“Honey, I’ll be right back, I am just heading out to get some milk for the kids.” These are words my wife would never believe. First, because I never call her “honey;” second, we have our milk delivered, and third, if I am throwing my leg over the bike the chances of me being right back are about as high as Charlie Sheen getting his gig back on Two and a Half Men.
A major hurdle for riders looking for ride-time is the, “it’s just easier taking the car” syndrome. Repeatedly I hear from fellow riders that it is too much of a hassle to ride. What? It’s a hassle to feel the freedom of being out on your bike? Getting outside of the metal cage? Tuning out the sounds of DJs and talk-radio hosts? I ask if they remember how much they used to long for that feeling back when they still dreamed of one day having a motorcycle. But it is clear . . . now that they can do it . . . they take it for granted and often don’t.
Like many riders out there, I feel the combined pressures of work and personal responsibilities. These pressures leave us feeling beaten and tired. Sometimes too tired to even do the things we love—like riding. We placate ourselves and waste time by watching television, daydreaming, or showering. (Perhaps showering may not be optional for all of us, but you get my point.) What we need to do is find the time, even just a few minutes a day, and refill our dirt and asphalt lined souls.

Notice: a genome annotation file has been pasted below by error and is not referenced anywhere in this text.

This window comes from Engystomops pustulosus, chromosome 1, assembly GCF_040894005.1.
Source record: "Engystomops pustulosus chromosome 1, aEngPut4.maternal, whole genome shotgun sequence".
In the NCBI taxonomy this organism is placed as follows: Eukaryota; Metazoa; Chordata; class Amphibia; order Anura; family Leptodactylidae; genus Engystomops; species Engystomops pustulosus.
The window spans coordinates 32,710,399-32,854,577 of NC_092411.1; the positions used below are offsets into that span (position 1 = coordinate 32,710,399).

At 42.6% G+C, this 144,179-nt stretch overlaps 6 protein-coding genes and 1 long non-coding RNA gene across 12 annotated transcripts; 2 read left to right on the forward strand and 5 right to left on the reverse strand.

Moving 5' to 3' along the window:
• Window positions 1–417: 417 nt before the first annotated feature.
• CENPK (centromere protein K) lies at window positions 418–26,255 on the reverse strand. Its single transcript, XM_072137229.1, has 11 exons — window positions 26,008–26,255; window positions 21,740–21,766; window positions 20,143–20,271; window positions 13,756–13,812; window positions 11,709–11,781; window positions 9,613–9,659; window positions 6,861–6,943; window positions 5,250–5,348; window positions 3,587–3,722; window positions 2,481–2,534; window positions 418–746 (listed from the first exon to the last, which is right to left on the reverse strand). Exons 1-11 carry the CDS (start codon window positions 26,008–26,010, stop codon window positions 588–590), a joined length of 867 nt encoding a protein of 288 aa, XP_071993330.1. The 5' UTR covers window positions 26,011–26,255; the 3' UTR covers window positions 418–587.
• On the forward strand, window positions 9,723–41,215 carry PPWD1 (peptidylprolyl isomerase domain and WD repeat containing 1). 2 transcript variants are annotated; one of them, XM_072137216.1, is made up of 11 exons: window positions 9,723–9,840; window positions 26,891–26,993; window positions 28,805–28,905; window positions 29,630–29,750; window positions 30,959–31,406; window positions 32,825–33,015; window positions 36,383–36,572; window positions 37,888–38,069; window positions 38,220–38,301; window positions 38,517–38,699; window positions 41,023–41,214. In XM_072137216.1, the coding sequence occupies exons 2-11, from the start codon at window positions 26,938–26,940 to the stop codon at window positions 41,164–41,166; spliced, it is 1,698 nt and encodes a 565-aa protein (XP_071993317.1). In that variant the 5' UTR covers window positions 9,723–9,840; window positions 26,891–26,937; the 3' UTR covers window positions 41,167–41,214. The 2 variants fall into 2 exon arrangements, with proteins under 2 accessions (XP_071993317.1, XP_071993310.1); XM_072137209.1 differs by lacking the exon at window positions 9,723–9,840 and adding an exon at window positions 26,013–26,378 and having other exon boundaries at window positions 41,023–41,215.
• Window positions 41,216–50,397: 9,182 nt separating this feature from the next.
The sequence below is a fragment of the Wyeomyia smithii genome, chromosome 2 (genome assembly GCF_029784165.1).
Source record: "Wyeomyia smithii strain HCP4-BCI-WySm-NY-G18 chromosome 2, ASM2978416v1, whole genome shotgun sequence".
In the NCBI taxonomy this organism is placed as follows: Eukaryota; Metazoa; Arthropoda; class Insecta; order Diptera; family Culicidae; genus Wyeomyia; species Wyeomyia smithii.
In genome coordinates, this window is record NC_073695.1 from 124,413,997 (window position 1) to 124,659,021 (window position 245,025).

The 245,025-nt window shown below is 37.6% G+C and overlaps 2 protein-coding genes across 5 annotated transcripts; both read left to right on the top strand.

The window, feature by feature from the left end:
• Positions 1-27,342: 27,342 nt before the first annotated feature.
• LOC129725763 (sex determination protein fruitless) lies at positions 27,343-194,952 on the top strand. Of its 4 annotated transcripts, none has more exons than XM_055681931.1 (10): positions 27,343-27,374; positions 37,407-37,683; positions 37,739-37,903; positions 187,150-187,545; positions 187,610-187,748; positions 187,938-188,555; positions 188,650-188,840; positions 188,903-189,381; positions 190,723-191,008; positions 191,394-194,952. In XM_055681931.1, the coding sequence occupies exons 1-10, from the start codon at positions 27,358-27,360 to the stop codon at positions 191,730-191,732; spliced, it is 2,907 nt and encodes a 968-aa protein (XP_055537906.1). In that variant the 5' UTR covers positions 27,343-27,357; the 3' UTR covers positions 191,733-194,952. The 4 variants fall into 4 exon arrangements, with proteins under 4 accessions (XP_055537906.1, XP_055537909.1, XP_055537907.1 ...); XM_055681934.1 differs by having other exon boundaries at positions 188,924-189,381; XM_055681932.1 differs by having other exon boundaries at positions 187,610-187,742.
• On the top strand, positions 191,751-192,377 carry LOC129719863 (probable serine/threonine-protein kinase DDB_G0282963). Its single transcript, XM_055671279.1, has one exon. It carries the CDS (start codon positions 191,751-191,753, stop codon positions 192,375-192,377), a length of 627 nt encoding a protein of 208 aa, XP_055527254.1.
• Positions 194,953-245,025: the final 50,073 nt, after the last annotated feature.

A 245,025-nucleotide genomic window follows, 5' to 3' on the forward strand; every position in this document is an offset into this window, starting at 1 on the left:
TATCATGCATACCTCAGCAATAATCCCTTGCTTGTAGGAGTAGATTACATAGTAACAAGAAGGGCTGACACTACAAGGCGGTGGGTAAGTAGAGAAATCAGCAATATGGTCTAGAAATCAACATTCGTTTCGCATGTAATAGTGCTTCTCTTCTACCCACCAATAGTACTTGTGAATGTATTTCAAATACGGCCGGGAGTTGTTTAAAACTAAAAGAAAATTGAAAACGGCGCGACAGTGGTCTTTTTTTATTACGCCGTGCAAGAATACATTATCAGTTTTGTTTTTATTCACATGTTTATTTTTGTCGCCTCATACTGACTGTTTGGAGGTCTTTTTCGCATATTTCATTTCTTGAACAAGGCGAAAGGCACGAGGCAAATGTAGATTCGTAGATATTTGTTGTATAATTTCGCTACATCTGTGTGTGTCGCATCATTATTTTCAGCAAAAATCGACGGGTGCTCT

I used to envy the riders I saw on their bikes in the middle of the week—especially the ones who always look like they’re geared up for some epic adventure. I learned, however, they are often just out running errands or taking a break; it’s the gear that makes them look like they are out on an adventure. I combined this awareness with inspiration on a visit to Korea. Over there, thousands of riders are employed as motorcycle delivery service people; a job I fully intend on being reincarnated into in a future life. When I returned to the U.S., to my traditional day job with a one-hour lunch break, I had a breakthrough. I began eating lunch at my desk and using my lunch hour to go for a ride. Try it. You will be amazed at how good you will feel after a quick mid-day ride.
I regularly remind my daughters that “time” is the one thing money truly cannot buy. You cannot replace it like a broken toy. When it has passed, it is gone. While Mick Jagger may have had “Time on His Side,” most of us do not have that luxury. My father’s unexpected passing in 2012 makes this even more relevant to me now.
As I head out on today’s detour, I smile as I pass the 7-Eleven less than a mile from our house. I turn onto the first farm road I see and the adventure to “get milk” has begun! In truth I will bring home a bottle of wine to my wife as a thank you for her understanding of my love of detours.
I encourage you to uncover moments to ride in your life, especially when there is seemingly no time. Remember what it was like as a child to go to far away lands in your imagination; you could be there in moments.
If it is not the destination but the journey, then any time on your bike can be an epic adventure! Even if the destination is merely a milk run!